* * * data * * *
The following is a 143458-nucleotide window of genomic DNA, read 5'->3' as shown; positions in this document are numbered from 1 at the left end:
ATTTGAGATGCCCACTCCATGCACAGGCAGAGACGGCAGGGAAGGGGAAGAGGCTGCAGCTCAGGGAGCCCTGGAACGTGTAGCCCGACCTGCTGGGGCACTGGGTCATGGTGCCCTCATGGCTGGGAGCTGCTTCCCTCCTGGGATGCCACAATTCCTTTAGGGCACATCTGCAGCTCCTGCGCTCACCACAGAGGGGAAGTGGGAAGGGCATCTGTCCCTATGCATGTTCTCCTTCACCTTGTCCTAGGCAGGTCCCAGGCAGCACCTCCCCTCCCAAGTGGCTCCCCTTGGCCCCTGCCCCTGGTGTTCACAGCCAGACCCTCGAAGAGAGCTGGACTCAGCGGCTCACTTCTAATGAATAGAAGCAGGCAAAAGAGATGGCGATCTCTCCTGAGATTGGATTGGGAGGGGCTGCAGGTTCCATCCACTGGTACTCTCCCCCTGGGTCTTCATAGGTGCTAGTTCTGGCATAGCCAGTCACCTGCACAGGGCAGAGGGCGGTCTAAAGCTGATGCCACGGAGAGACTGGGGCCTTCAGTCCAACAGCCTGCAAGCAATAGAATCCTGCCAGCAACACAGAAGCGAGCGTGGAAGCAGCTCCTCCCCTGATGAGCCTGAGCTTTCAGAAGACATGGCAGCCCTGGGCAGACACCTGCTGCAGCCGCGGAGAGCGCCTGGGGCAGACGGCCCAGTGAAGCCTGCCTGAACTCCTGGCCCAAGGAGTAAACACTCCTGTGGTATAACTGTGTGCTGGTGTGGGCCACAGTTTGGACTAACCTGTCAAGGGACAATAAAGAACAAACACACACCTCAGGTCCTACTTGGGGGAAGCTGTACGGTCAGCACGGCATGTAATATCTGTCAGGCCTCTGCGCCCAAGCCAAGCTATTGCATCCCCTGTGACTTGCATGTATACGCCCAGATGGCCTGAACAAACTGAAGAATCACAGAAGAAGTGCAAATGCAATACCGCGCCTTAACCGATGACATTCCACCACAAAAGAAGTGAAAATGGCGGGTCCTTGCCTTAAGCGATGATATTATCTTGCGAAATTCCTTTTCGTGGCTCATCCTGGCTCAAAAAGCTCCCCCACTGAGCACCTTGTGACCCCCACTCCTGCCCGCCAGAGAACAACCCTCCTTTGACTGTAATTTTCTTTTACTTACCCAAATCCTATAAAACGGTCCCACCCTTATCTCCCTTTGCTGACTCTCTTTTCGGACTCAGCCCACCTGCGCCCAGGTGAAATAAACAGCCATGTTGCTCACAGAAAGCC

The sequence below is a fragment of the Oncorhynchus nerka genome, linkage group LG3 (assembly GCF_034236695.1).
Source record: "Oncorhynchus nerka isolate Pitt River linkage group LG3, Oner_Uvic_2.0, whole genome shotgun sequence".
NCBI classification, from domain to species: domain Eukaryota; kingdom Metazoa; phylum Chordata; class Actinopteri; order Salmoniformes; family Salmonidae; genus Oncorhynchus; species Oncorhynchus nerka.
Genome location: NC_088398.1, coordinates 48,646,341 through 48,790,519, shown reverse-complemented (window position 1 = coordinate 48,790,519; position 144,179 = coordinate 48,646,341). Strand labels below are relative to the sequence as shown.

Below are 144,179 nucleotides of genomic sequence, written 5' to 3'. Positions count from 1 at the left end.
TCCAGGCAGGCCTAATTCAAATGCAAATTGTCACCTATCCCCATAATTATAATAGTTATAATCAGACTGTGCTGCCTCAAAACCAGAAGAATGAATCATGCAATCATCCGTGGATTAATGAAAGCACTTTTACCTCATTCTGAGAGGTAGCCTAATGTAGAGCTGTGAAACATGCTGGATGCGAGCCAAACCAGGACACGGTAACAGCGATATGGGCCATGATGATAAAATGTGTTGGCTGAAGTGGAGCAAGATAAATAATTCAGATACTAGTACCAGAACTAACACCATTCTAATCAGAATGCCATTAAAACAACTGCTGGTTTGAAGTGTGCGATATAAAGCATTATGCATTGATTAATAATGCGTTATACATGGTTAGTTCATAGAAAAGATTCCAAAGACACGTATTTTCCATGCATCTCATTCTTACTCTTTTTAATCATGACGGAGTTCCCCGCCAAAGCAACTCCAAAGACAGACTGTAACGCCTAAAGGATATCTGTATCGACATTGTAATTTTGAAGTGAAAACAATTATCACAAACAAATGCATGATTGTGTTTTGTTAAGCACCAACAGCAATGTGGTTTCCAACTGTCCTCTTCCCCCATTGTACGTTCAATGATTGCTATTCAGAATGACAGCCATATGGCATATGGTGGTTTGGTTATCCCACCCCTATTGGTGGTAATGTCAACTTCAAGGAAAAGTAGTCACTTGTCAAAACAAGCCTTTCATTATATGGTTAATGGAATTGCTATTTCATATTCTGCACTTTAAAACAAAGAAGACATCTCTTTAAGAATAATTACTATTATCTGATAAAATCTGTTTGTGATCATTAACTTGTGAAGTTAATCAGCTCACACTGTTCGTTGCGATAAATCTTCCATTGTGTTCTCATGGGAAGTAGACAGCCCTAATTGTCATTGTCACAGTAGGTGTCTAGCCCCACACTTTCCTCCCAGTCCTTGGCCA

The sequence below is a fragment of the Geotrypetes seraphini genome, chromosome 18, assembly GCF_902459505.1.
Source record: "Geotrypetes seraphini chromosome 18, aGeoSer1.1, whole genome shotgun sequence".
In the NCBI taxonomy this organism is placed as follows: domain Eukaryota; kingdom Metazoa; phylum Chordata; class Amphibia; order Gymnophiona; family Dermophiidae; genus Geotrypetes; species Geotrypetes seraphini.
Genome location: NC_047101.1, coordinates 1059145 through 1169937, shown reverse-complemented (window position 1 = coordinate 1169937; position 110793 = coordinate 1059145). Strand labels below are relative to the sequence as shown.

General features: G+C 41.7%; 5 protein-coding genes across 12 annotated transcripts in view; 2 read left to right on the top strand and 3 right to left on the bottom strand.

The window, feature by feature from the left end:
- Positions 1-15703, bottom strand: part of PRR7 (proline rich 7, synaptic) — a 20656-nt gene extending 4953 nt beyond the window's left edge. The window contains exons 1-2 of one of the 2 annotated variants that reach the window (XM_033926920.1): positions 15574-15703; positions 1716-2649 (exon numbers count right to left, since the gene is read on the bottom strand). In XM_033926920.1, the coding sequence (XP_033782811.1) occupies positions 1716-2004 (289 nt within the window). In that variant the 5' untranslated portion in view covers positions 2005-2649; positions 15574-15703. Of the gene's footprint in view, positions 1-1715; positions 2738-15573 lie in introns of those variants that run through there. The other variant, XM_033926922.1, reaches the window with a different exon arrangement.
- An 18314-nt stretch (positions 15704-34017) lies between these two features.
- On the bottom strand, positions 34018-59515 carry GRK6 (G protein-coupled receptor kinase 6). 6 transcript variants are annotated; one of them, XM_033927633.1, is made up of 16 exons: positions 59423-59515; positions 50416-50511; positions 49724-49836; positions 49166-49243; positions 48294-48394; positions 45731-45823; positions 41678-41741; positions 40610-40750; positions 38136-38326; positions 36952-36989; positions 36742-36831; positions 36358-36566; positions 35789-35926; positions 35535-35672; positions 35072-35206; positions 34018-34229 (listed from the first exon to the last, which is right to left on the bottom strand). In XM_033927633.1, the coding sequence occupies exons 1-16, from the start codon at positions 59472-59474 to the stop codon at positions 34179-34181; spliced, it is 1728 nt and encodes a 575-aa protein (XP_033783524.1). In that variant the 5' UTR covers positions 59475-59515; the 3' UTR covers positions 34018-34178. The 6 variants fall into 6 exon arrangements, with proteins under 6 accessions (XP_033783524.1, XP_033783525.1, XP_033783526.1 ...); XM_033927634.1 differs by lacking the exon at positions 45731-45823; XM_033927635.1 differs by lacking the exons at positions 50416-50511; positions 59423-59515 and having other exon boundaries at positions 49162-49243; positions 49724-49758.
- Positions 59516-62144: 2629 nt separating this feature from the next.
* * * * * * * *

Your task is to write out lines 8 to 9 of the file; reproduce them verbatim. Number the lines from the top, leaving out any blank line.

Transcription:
TCCAGGCAGGCCTAATTCAAATGCAAATTGTCACCTATCCCCATAATTATAATAGTTATAATCAGACTGTGCTGCCTCAAAACCAGAAGAATGAATCATGCAATCATCCGTGGATTAATGAAAGCACTTTTACCTCATTCTGAGAGGTAGCCTAATGTAGAGCTGTGAAACATGCTGGATGCGAGCCAAACCAGGACACGGTAACAGCGATATGGGCCATGATGATAAAATGTGTTGGCTGAAGTGGAGCAAGATAAATAATTCAGATACTAGTACCAGAACTAACACCATTCTAATCAGAATGCCATTAAAACAACTGCTGGTTTGAAGTGTGCGATATAAAGCATTATGCATTGATTAATAATGCGTTATACATGGTTAGTTCATAGAAAAGATTCCAAAGACACGTATTTTCCATGCATCTCATTCTTACTCTTTTTAATCATGACGGAGTTCCCCGCCAAAGCAACTCCAAAGACAGACTGTAACGCCTAAAGGATATCTGTATCGACATTGTAATTTTGAAGTGAAAACAATTATCACAAACAAATGCATGATTGTGTTTTGTTAAGCACCAACAGCAATGTGGTTTCCAACTGTCCTCTTCCCCCATTGTACGTTCAATGATTGCTATTCAGAATGACAGCCATATGGCATATGGTGGTTTGGTTATCCCACCCCTATTGGTGGTAATGTCAACTTCAAGGAAAAGTAGTCACTTGTCAAAACAAGCCTTTCATTATATGGTTAATGGAATTGCTATTTCATATTCTGCACTTTAAAACAAAGAAGACATCTCTTTAAGAATAATTACTATTATCTGATAAAATCTGTTTGTGATCATTAACTTGTGAAGTTAATCAGCTCACACTGTTCGTTGCGATAAATCTTCCATTGTGTTCTCATGGGAAGTAGACAGCCCTAATTGTCATTGTCACAGTAGGTGTCTAGCCCCACACTTTCCTCCCAGTCCTTGGCCA

The sequence below is a fragment of the Geotrypetes seraphini genome, chromosome 18, assembly GCF_902459505.1.